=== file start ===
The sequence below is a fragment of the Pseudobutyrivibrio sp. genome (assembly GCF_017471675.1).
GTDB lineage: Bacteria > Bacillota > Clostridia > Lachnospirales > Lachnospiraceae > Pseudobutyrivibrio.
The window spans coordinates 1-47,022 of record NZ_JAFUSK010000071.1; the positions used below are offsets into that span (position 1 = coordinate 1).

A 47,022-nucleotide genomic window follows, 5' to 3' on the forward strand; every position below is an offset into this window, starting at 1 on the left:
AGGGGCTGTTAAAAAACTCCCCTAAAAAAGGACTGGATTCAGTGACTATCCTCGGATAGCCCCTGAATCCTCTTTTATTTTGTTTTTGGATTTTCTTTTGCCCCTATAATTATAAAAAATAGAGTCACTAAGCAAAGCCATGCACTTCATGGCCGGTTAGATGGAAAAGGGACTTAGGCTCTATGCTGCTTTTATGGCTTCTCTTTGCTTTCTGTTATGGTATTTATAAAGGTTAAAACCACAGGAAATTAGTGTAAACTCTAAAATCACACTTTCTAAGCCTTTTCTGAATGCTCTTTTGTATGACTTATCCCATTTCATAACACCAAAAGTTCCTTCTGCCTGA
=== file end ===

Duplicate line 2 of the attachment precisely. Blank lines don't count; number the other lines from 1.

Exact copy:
GTDB lineage: Bacteria > Bacillota > Clostridia > Lachnospirales > Lachnospiraceae > Pseudobutyrivibrio.